13:30 - 14:15
Agile has reached far beyond its origins as a method for writing great code and delivering systems, it has gone viral, it has changed the dynamics of how organisations operate at every level - test driven product development, continuous delivery and improvement , talent and knowledge driven operations, diverse, organic and dynamic team and business structures and more.
In this session hear stories about how agile adventures beyond the code are changing traditional business practices and delivering a business management model fit for the 21st century.
13:30 - 14:15
10 radical ideas of Testing focuses on 10 things I've learned in 10 years being a QA. My hope is to challenge your assumptions and preconceptions with controversial and hard-hitting common sense. These useful strategies continue to help me in my career and they promise to help you too.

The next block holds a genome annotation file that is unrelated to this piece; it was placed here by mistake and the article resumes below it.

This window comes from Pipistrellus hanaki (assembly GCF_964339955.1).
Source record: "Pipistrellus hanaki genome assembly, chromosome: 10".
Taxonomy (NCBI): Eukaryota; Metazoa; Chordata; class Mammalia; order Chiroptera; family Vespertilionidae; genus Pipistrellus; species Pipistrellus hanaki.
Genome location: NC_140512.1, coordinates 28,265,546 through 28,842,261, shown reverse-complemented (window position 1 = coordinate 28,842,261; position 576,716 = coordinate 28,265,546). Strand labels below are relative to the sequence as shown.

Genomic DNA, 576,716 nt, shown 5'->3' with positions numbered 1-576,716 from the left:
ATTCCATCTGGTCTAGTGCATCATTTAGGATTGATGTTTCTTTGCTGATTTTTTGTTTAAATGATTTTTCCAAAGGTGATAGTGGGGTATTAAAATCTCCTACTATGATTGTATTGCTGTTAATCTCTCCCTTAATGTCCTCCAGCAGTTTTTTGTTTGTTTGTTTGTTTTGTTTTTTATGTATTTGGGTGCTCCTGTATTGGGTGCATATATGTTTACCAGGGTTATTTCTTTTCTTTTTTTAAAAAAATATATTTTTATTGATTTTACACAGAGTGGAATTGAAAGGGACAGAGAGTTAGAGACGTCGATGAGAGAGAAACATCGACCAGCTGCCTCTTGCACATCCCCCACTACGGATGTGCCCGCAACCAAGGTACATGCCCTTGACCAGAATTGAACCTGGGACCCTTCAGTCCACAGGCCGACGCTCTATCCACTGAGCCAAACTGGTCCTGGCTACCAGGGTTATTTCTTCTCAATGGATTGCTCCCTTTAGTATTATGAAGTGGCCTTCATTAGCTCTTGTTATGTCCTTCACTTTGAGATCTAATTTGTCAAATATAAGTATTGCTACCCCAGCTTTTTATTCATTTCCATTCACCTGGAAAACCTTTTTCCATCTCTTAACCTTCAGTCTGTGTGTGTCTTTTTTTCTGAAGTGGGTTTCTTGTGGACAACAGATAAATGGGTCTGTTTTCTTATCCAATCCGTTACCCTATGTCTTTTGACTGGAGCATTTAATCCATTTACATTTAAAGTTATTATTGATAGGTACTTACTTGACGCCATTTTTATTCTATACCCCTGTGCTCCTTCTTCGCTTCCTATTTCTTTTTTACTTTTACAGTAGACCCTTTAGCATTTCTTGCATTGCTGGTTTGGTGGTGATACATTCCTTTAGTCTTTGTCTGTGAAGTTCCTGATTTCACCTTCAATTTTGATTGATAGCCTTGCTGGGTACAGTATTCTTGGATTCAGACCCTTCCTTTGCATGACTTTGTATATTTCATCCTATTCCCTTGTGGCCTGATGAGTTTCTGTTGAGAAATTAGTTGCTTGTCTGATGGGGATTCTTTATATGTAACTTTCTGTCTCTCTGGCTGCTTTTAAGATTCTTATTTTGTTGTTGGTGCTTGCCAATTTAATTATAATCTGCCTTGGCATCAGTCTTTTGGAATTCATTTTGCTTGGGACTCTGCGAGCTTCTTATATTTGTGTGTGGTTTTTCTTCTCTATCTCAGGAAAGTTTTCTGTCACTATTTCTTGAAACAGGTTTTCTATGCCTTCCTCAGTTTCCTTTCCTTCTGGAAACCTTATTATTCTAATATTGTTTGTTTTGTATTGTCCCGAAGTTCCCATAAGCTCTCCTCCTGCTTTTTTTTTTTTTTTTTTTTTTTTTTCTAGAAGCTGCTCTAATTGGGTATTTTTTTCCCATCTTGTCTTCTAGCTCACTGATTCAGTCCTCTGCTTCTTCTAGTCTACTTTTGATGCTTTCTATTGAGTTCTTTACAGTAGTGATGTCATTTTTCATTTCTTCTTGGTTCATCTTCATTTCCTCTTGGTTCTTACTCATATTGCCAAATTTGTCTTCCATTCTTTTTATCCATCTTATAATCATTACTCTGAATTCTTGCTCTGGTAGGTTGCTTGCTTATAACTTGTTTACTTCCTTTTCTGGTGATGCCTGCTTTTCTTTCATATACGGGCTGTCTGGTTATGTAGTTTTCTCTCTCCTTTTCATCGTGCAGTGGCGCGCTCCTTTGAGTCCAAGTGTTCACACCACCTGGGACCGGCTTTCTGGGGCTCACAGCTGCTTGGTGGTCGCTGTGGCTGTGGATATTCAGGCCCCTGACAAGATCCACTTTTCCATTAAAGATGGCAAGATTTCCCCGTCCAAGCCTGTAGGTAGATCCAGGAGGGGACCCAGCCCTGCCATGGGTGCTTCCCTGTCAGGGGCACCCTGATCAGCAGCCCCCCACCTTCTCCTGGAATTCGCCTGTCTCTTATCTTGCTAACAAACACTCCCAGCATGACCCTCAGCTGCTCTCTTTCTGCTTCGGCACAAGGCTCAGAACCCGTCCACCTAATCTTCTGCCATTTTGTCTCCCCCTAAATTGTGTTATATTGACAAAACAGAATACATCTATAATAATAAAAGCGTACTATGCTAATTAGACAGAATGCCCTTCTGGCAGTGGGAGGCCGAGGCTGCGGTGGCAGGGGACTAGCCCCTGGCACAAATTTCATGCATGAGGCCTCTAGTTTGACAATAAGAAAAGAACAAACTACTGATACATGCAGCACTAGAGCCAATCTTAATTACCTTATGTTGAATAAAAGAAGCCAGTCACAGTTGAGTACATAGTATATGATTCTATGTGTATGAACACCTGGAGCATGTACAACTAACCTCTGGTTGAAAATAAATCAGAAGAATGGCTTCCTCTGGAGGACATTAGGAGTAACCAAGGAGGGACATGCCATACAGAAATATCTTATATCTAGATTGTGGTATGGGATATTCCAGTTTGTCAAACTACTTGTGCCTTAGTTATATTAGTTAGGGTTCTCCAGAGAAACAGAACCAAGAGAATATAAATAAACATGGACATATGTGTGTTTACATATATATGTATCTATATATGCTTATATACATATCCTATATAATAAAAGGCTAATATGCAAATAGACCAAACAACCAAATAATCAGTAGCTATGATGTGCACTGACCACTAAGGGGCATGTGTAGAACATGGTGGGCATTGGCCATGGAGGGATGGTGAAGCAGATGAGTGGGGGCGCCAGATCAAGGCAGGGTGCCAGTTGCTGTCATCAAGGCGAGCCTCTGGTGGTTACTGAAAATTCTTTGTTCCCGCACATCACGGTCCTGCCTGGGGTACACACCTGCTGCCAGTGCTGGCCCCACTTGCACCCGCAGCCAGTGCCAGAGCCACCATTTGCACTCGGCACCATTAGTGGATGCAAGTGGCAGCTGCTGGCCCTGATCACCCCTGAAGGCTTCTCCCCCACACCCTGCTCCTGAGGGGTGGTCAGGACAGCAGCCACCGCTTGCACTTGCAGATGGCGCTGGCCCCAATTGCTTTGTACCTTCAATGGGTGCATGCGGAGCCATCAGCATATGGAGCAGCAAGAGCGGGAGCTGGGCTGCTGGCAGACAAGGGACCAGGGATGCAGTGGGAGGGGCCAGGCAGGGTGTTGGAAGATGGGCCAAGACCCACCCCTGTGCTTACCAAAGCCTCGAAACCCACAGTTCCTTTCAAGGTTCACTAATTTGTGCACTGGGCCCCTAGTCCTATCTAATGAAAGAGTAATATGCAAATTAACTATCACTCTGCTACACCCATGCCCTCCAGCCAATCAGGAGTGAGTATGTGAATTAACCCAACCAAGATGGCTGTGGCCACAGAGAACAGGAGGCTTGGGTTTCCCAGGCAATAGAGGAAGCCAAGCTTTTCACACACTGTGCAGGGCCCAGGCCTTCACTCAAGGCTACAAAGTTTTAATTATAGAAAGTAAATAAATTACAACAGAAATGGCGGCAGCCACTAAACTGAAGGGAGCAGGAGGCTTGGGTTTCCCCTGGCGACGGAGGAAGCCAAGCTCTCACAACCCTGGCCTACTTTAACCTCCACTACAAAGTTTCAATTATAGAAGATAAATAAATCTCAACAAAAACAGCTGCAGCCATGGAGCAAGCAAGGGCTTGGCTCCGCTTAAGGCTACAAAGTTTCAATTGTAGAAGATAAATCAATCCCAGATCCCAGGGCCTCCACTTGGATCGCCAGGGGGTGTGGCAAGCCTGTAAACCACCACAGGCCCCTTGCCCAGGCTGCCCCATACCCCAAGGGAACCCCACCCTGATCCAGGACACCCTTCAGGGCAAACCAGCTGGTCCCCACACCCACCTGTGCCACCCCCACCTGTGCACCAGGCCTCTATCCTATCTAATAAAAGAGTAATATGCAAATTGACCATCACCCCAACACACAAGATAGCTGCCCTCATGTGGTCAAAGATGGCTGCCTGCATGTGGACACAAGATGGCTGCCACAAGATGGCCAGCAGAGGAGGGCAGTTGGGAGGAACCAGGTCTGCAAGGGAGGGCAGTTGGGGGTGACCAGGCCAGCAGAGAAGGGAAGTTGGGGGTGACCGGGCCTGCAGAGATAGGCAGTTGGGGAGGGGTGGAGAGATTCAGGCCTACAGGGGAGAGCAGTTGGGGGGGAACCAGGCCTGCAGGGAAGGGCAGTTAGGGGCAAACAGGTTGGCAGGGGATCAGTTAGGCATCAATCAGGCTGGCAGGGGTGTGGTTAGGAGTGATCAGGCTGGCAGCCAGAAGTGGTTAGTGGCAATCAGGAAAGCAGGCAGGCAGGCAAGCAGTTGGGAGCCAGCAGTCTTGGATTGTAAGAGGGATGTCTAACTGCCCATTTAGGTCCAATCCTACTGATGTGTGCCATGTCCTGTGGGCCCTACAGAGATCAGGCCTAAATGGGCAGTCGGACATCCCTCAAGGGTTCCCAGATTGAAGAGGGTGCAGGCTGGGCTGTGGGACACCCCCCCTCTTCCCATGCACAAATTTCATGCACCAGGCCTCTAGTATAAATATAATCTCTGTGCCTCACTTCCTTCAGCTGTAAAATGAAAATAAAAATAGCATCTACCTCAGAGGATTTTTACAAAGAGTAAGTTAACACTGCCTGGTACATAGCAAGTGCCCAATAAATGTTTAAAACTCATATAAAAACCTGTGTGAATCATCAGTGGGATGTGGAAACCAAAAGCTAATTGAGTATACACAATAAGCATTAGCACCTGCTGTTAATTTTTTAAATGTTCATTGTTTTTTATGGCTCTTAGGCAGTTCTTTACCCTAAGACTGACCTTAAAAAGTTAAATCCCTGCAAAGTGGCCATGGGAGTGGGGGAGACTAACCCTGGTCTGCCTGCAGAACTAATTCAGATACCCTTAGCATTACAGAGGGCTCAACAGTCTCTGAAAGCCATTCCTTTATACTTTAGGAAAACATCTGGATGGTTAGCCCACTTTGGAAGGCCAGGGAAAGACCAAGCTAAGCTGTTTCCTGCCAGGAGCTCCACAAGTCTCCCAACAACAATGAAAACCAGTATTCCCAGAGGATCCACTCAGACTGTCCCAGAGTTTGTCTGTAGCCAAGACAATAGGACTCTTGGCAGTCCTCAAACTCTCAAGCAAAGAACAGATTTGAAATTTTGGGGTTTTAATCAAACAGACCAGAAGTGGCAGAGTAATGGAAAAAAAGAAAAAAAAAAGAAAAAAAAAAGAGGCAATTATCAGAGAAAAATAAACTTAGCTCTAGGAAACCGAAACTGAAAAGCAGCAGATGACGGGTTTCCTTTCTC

14:30 - 15:15
There’s some weird stuff going on in the name of “agile” nowadays. Too many pretty promises, eager exaggerations, and misguided misapplications of misunderstood premises make for troubling times. So what is the future of agile? We want to share with you how agile fails and how agile succeeds. The key to the future of agile is being thoughtful, realistic, and above all skeptical.
14:30 - 15:15
For years, marketers have used up-front planning and specification to launch campaigns in a single big bang. This worked in predictable and well-understood environments, like TV and press advertising, but the Internet has now made marketing far more complex, fast-paced and uncertain. As a result, the old approaches often don’t work, and the answer may lie in agile.